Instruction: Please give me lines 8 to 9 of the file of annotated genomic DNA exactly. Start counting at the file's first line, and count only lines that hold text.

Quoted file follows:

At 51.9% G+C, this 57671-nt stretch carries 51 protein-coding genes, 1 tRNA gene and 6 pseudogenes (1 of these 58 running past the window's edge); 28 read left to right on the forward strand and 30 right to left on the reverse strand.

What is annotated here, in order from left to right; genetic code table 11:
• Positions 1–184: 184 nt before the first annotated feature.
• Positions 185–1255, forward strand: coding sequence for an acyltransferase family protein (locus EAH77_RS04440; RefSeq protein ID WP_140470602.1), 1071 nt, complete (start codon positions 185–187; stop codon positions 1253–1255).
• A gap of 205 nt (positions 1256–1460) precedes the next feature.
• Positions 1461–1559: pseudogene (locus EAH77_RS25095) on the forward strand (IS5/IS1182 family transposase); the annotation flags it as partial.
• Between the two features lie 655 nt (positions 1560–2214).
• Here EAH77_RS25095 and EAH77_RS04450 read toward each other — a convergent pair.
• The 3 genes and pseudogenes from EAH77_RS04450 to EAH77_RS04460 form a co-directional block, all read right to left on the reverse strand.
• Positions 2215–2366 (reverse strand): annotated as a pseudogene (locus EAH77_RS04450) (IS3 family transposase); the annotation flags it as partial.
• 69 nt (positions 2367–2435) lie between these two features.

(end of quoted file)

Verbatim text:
• Here EAH77_RS25095 and EAH77_RS04450 read toward each other — a convergent pair.
• The 3 genes and pseudogenes from EAH77_RS04450 to EAH77_RS04460 form a co-directional block, all read right to left on the reverse strand.